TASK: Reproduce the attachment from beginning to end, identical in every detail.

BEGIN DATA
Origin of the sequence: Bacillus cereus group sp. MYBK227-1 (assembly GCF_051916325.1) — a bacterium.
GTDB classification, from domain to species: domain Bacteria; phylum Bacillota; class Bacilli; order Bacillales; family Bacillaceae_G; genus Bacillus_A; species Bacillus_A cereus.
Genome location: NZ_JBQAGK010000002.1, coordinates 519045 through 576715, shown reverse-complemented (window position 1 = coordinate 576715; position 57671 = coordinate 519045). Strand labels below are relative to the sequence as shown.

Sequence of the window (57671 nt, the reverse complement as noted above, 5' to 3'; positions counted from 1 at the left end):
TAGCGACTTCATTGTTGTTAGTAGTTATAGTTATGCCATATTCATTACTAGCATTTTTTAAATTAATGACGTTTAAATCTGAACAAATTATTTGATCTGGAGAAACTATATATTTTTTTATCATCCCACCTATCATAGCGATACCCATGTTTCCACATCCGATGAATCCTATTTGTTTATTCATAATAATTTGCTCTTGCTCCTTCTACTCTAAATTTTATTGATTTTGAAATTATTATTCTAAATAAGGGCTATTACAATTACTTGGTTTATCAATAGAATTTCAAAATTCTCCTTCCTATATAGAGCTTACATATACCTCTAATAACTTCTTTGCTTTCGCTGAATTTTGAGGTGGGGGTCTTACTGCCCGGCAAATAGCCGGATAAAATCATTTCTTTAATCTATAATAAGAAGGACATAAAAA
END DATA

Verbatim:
Origin of the sequence: Bacillus cereus group sp. MYBK227-1 (assembly GCF_051916325.1) — a bacterium.
GTDB classification, from domain to species: domain Bacteria; phylum Bacillota; class Bacilli; order Bacillales; family Bacillaceae_G; genus Bacillus_A; species Bacillus_A cereus.
Genome location: NZ_JBQAGK010000002.1, coordinates 519045 through 576715, shown reverse-complemented (window position 1 = coordinate 576715; position 57671 = coordinate 519045). Strand labels below are relative to the sequence as shown.

Sequence of the window (57671 nt, the reverse complement as noted above, 5' to 3'; positions counted from 1 at the left end):
TAGCGACTTCATTGTTGTTAGTAGTTATAGTTATGCCATATTCATTACTAGCATTTTTTAAATTAATGACGTTTAAATCTGAACAAATTATTTGATCTGGAGAAACTATATATTTTTTTATCATCCCACCTATCATAGCGATACCCATGTTTCCACATCCGATGAATCCTATTTGTTTATTCATAATAATTTGCTCTTGCTCCTTCTACTCTAAATTTTATTGATTTTGAAATTATTATTCTAAATAAGGGCTATTACAATTACTTGGTTTATCAATAGAATTTCAAAATTCTCCTTCCTATATAGAGCTTACATATACCTCTAATAACTTCTTTGCTTTCGCTGAATTTTGAGGTGGGGGTCTTACTGCCCGGCAAATAGCCGGATAAAATCATTTCTTTAATCTATAATAAGAAGGACATAAAAA